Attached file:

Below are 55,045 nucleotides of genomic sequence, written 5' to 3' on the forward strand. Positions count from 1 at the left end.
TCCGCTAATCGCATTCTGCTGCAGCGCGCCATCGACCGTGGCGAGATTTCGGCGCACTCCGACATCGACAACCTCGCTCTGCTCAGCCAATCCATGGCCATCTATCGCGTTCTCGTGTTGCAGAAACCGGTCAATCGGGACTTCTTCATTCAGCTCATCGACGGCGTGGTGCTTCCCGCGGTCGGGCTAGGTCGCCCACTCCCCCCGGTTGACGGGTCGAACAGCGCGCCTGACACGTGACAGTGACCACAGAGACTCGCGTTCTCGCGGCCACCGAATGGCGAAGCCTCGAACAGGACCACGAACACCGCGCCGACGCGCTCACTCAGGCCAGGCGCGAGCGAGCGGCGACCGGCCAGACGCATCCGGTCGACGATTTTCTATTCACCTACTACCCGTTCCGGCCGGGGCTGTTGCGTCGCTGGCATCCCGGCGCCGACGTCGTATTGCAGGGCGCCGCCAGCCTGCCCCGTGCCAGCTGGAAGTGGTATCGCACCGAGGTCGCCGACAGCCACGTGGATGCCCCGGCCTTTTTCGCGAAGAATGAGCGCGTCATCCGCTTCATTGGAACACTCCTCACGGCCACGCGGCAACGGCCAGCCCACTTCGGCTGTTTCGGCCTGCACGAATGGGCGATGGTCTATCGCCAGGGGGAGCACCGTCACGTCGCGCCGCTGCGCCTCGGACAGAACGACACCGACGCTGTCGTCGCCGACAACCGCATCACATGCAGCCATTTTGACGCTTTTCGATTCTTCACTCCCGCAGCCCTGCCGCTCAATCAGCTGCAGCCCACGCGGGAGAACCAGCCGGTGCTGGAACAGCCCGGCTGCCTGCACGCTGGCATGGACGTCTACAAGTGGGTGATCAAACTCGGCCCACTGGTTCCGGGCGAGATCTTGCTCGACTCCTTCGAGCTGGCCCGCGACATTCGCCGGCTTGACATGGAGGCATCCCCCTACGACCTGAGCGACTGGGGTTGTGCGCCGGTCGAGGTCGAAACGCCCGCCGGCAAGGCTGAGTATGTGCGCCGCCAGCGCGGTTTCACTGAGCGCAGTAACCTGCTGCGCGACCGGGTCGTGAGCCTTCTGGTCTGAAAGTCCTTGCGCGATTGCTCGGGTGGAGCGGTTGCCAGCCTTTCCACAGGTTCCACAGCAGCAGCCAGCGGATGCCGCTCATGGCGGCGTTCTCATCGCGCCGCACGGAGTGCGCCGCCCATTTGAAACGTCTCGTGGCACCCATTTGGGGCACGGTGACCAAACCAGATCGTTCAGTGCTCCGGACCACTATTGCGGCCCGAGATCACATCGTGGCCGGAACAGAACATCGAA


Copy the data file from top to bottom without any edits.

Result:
Below are 55,045 nucleotides of genomic sequence, written 5' to 3' on the forward strand. Positions count from 1 at the left end.
TCCGCTAATCGCATTCTGCTGCAGCGCGCCATCGACCGTGGCGAGATTTCGGCGCACTCCGACATCGACAACCTCGCTCTGCTCAGCCAATCCATGGCCATCTATCGCGTTCTCGTGTTGCAGAAACCGGTCAATCGGGACTTCTTCATTCAGCTCATCGACGGCGTGGTGCTTCCCGCGGTCGGGCTAGGTCGCCCACTCCCCCCGGTTGACGGGTCGAACAGCGCGCCTGACACGTGACAGTGACCACAGAGACTCGCGTTCTCGCGGCCACCGAATGGCGAAGCCTCGAACAGGACCACGAACACCGCGCCGACGCGCTCACTCAGGCCAGGCGCGAGCGAGCGGCGACCGGCCAGACGCATCCGGTCGACGATTTTCTATTCACCTACTACCCGTTCCGGCCGGGGCTGTTGCGTCGCTGGCATCCCGGCGCCGACGTCGTATTGCAGGGCGCCGCCAGCCTGCCCCGTGCCAGCTGGAAGTGGTATCGCACCGAGGTCGCCGACAGCCACGTGGATGCCCCGGCCTTTTTCGCGAAGAATGAGCGCGTCATCCGCTTCATTGGAACACTCCTCACGGCCACGCGGCAACGGCCAGCCCACTTCGGCTGTTTCGGCCTGCACGAATGGGCGATGGTCTATCGCCAGGGGGAGCACCGTCACGTCGCGCCGCTGCGCCTCGGACAGAACGACACCGACGCTGTCGTCGCCGACAACCGCATCACATGCAGCCATTTTGACGCTTTTCGATTCTTCACTCCCGCAGCCCTGCCGCTCAATCAGCTGCAGCCCACGCGGGAGAACCAGCCGGTGCTGGAACAGCCCGGCTGCCTGCACGCTGGCATGGACGTCTACAAGTGGGTGATCAAACTCGGCCCACTGGTTCCGGGCGAGATCTTGCTCGACTCCTTCGAGCTGGCCCGCGACATTCGCCGGCTTGACATGGAGGCATCCCCCTACGACCTGAGCGACTGGGGTTGTGCGCCGGTCGAGGTCGAAACGCCCGCCGGCAAGGCTGAGTATGTGCGCCGCCAGCGCGGTTTCACTGAGCGCAGTAACCTGCTGCGCGACCGGGTCGTGAGCCTTCTGGTCTGAAAGTCCTTGCGCGATTGCTCGGGTGGAGCGGTTGCCAGCCTTTCCACAGGTTCCACAGCAGCAGCCAGCGGATGCCGCTCATGGCGGCGTTCTCATCGCGCCGCACGGAGTGCGCCGCCCATTTGAAACGTCTCGTGGCACCCATTTGGGGCACGGTGACCAAACCAGATCGTTCAGTGCTCCGGACCACTATTGCGGCCCGAGATCACATCGTGGCCGGAACAGAACATCGAA